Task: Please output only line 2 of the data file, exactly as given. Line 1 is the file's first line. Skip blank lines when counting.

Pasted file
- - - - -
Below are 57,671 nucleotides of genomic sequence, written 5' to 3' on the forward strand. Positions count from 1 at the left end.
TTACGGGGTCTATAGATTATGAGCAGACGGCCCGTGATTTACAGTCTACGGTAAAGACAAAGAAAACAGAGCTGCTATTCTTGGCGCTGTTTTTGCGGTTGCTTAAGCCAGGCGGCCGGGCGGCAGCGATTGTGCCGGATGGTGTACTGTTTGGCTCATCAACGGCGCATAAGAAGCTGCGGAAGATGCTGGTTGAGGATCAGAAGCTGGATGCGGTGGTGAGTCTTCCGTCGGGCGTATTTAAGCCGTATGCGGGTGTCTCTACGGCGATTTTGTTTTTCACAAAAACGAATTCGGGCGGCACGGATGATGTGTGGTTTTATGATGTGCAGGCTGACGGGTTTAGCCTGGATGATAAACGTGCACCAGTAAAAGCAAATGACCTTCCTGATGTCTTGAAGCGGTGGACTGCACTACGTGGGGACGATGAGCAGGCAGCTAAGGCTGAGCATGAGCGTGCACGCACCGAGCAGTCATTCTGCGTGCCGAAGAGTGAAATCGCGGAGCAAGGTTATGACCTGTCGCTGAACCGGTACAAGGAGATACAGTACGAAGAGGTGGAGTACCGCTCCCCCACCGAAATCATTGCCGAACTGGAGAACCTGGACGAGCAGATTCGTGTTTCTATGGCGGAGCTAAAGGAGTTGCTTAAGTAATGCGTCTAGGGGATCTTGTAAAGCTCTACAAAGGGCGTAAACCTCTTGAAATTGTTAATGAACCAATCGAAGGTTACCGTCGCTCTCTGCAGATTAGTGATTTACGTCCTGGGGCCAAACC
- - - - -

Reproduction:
TTACGGGGTCTATAGATTATGAGCAGACGGCCCGTGATTTACAGTCTACGGTAAAGACAAAGAAAACAGAGCTGCTATTCTTGGCGCTGTTTTTGCGGTTGCTTAAGCCAGGCGGCCGGGCGGCAGCGATTGTGCCGGATGGTGTACTGTTTGGCTCATCAACGGCGCATAAGAAGCTGCGGAAGATGCTGGTTGAGGATCAGAAGCTGGATGCGGTGGTGAGTCTTCCGTCGGGCGTATTTAAGCCGTATGCGGGTGTCTCTACGGCGATTTTGTTTTTCACAAAAACGAATTCGGGCGGCACGGATGATGTGTGGTTTTATGATGTGCAGGCTGACGGGTTTAGCCTGGATGATAAACGTGCACCAGTAAAAGCAAATGACCTTCCTGATGTCTTGAAGCGGTGGACTGCACTACGTGGGGACGATGAGCAGGCAGCTAAGGCTGAGCATGAGCGTGCACGCACCGAGCAGTCATTCTGCGTGCCGAAGAGTGAAATCGCGGAGCAAGGTTATGACCTGTCGCTGAACCGGTACAAGGAGATACAGTACGAAGAGGTGGAGTACCGCTCCCCCACCGAAATCATTGCCGAACTGGAGAACCTGGACGAGCAGATTCGTGTTTCTATGGCGGAGCTAAAGGAGTTGCTTAAGTAATGCGTCTAGGGGATCTTGTAAAGCTCTACAAAGGGCGTAAACCTCTTGAAATTGTTAATGAACCAATCGAAGGTTACCGTCGCTCTCTGCAGATTAGTGATTTACGTCCTGGGGCCAAACC